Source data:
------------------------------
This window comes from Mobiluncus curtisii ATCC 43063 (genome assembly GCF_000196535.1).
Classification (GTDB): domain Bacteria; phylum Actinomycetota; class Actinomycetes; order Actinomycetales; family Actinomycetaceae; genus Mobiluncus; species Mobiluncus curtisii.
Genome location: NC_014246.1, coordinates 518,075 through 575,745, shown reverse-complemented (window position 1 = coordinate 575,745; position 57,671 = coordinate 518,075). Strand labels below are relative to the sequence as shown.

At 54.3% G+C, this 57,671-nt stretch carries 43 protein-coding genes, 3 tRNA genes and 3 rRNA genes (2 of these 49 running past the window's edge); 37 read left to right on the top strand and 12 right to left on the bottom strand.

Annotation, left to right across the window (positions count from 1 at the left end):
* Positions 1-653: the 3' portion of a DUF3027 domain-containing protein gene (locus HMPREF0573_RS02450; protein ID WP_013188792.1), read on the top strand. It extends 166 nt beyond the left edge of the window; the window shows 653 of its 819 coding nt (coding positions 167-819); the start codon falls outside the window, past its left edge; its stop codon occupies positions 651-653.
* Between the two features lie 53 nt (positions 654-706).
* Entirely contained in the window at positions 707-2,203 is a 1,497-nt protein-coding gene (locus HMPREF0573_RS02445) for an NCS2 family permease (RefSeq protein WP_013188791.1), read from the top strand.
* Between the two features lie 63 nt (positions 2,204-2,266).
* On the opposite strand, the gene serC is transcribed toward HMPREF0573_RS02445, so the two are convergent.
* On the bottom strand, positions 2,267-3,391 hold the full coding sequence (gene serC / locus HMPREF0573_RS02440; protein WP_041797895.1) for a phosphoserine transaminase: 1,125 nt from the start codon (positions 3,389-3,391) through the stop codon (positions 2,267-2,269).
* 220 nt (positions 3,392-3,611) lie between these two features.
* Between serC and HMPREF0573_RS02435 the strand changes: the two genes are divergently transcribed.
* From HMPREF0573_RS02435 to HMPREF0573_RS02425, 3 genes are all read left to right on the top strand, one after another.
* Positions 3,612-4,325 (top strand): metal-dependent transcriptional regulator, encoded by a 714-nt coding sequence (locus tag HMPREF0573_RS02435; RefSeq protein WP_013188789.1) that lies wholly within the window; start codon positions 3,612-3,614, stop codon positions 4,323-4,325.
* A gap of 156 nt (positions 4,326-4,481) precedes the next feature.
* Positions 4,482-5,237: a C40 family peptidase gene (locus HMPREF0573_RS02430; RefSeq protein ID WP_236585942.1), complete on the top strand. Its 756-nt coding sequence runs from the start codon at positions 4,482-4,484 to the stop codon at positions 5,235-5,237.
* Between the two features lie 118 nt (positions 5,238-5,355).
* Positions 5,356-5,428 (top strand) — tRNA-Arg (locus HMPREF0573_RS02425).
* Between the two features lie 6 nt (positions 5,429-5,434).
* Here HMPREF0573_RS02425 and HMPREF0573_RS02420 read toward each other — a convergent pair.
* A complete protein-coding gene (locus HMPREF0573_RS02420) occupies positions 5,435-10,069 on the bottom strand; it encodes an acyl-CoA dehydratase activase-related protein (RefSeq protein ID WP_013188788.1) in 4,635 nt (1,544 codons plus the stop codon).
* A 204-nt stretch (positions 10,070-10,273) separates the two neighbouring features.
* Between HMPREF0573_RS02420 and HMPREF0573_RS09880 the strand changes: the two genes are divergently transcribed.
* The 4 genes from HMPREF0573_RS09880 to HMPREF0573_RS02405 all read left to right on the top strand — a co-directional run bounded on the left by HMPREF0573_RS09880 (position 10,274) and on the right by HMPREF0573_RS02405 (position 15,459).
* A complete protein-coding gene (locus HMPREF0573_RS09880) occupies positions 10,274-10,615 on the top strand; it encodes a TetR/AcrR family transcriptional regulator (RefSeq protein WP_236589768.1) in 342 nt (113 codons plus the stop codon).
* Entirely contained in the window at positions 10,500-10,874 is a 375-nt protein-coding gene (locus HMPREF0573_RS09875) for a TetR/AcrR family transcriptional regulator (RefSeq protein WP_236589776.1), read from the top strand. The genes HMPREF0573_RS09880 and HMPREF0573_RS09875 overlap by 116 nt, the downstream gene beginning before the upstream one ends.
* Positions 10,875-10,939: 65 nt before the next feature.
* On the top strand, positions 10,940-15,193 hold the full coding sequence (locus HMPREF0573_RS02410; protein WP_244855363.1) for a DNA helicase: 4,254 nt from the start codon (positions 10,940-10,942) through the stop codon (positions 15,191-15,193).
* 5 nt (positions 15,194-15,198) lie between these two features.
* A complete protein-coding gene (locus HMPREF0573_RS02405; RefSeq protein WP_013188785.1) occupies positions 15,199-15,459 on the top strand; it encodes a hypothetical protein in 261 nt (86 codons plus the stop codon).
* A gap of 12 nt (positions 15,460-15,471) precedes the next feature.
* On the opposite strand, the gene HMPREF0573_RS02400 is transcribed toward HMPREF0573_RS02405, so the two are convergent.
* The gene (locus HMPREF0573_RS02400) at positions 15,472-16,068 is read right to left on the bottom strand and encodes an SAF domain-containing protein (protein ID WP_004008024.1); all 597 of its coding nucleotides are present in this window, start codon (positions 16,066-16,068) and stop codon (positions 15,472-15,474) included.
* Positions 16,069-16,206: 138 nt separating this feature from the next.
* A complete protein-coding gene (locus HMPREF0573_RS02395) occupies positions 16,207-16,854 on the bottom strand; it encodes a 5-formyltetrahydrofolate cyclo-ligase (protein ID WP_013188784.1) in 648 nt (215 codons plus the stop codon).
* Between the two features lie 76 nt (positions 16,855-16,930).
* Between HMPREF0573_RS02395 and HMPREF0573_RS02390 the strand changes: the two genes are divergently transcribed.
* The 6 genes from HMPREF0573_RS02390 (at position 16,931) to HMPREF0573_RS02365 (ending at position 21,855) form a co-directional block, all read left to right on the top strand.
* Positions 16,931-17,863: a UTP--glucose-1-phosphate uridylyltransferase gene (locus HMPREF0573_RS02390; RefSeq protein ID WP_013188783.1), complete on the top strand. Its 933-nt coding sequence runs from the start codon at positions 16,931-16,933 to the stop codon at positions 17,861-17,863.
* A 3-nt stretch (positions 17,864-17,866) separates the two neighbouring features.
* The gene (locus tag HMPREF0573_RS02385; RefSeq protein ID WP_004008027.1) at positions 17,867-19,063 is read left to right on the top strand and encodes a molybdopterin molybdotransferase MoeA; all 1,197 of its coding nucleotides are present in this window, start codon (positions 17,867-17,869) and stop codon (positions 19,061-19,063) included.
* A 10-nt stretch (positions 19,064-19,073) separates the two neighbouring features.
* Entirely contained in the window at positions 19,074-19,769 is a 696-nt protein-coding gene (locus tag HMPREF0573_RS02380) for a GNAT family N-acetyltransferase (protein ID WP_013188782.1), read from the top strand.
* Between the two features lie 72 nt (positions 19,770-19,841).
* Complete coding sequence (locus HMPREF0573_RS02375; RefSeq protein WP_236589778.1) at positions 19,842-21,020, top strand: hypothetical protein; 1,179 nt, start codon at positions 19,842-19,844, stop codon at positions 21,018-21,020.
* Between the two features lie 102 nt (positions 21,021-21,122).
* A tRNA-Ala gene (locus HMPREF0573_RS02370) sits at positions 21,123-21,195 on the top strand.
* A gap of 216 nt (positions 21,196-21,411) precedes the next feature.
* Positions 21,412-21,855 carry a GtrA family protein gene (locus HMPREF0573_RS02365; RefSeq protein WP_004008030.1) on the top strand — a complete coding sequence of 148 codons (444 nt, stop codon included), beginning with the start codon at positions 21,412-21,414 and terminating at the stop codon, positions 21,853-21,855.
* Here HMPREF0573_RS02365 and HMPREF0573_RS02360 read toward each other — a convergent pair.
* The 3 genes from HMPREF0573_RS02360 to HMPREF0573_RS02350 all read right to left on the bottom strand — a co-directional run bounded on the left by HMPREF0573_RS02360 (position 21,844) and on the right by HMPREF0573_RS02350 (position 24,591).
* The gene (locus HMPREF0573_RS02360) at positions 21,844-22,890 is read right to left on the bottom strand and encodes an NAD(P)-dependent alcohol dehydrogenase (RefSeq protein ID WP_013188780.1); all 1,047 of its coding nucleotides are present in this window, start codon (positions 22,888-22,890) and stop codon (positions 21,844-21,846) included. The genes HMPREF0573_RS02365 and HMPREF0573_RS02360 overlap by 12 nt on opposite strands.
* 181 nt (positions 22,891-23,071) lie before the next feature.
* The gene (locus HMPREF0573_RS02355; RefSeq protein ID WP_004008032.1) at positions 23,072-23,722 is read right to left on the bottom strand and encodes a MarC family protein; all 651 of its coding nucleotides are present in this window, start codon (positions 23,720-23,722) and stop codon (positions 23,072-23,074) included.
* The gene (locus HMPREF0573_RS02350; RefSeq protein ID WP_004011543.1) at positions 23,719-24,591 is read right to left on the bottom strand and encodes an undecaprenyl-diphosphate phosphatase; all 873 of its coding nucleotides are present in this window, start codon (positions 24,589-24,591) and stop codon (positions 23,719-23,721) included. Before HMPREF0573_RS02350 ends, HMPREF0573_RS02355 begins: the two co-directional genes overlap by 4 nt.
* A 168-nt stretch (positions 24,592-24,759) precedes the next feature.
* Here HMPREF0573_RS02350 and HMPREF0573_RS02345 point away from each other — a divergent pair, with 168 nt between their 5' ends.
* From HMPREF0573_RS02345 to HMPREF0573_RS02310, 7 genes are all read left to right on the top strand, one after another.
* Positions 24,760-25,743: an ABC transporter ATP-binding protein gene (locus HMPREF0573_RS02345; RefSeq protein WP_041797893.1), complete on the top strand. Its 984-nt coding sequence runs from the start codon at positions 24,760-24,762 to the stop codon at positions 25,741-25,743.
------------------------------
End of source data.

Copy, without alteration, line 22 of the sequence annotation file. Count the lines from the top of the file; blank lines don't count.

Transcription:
* A complete protein-coding gene (locus HMPREF0573_RS02420) occupies positions 5,435-10,069 on the bottom strand; it encodes an acyl-CoA dehydratase activase-related protein (RefSeq protein ID WP_013188788.1) in 4,635 nt (1,544 codons plus the stop codon).